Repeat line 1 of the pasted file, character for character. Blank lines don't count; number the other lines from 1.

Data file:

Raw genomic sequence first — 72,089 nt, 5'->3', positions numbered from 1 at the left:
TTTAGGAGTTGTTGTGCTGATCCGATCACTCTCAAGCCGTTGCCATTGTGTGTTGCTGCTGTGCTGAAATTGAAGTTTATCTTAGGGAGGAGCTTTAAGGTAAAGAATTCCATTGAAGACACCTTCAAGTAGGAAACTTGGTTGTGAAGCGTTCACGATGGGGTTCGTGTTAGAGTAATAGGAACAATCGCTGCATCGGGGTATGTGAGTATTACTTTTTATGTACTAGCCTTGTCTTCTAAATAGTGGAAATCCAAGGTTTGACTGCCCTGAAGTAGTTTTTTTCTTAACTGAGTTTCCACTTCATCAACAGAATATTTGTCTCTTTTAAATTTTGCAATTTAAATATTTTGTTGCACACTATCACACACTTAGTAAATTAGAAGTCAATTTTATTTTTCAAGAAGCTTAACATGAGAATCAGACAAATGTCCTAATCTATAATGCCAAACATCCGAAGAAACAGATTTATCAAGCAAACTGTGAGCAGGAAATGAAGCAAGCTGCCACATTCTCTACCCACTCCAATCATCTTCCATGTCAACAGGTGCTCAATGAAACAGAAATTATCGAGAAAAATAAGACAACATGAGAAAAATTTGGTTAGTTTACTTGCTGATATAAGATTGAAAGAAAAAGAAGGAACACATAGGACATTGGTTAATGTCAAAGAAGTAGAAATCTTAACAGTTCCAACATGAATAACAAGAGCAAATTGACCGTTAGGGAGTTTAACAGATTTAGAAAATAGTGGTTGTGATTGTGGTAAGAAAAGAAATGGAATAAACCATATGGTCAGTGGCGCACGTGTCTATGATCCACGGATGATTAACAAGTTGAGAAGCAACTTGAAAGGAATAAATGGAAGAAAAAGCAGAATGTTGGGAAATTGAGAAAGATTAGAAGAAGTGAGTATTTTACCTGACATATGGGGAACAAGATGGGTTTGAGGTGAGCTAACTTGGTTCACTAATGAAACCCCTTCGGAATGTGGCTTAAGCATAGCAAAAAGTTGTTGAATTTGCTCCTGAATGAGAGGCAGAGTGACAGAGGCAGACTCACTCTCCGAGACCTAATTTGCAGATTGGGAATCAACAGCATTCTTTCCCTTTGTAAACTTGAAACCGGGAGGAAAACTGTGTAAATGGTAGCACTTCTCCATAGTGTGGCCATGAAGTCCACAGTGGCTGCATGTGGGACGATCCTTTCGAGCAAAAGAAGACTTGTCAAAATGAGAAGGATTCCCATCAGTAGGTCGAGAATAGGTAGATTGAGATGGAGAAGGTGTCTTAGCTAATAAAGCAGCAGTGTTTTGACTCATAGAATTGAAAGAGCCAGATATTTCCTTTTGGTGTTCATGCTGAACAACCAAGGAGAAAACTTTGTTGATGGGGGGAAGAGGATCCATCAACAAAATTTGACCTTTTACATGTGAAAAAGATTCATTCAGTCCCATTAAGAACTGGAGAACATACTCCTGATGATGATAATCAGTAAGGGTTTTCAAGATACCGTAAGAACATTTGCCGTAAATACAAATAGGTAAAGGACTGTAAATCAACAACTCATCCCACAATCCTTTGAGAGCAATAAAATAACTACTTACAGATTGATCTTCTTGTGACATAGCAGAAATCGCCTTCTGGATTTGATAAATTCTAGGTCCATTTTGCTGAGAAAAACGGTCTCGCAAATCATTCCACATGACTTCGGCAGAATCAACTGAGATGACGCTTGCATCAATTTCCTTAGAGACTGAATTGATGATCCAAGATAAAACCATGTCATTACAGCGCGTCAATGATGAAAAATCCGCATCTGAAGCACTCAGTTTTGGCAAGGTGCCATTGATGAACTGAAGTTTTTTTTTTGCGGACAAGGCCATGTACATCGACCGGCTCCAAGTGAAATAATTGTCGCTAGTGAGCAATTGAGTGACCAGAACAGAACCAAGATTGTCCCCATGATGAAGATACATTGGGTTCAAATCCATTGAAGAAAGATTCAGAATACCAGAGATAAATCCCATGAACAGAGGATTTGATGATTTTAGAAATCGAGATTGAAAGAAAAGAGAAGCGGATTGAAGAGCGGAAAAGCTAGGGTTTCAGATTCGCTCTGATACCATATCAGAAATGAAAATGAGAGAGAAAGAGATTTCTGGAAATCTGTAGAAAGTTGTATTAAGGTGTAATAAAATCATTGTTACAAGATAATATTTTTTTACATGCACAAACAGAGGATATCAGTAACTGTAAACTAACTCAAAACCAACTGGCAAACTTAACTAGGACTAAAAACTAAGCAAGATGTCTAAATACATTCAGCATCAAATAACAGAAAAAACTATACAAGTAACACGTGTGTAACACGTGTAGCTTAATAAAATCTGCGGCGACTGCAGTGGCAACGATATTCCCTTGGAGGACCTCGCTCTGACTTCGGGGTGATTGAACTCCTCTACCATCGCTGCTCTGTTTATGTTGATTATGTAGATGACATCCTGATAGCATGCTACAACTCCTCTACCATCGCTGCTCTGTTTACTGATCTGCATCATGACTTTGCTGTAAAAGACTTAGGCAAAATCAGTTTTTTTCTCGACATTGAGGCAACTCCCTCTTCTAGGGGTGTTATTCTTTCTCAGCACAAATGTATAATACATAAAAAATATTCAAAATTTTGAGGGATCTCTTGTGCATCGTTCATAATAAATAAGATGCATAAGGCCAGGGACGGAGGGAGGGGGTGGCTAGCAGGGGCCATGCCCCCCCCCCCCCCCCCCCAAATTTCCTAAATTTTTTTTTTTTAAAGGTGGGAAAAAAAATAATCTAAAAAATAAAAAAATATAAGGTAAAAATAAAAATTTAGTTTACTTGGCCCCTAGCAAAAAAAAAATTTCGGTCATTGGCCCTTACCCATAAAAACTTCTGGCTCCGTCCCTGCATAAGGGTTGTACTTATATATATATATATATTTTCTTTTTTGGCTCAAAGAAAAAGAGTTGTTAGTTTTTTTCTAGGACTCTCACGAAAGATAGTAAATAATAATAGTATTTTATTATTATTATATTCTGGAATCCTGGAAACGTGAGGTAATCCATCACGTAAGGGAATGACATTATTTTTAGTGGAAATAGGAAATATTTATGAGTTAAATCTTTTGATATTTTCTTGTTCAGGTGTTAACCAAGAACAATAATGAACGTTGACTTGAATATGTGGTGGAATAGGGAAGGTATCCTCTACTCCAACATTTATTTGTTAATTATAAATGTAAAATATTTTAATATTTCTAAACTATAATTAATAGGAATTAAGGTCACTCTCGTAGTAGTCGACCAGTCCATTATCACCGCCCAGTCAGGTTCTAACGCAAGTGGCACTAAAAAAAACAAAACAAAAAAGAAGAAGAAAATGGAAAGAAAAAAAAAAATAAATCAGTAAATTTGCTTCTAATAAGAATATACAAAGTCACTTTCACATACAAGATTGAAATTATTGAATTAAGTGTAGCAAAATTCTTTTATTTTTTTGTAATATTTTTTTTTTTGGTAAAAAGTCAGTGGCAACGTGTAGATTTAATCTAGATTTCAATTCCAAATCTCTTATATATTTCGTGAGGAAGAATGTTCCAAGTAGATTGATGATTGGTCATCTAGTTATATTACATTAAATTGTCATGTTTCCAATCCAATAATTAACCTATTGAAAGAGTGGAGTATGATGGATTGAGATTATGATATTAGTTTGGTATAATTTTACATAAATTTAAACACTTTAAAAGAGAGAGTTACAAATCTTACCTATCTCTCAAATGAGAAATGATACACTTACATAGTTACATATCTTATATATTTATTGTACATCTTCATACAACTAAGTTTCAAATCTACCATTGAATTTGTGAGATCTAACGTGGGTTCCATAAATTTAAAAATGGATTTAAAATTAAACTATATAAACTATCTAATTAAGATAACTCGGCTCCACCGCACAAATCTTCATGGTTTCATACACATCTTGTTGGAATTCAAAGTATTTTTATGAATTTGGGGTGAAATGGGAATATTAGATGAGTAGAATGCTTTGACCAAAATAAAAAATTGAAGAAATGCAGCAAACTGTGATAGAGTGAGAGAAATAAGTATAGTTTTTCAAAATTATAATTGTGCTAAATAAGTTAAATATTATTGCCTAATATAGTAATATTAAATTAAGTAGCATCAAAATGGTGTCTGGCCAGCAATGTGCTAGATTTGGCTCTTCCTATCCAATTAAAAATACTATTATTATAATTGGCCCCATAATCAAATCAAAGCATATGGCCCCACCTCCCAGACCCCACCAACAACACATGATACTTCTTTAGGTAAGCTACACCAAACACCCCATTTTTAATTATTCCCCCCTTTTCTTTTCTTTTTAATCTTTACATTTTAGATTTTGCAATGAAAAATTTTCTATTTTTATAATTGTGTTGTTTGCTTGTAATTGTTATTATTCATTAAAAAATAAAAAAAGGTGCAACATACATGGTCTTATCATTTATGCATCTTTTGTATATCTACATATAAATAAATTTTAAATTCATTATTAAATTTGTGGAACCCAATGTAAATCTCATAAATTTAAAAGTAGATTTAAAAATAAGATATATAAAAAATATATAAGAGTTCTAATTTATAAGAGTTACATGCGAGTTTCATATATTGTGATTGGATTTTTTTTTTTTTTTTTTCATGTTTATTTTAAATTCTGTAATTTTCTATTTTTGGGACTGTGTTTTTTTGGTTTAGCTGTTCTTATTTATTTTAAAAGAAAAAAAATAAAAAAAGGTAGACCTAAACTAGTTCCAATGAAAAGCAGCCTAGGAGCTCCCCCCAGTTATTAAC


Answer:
Raw genomic sequence first — 72,089 nt, 5'->3', positions numbered from 1 at the left: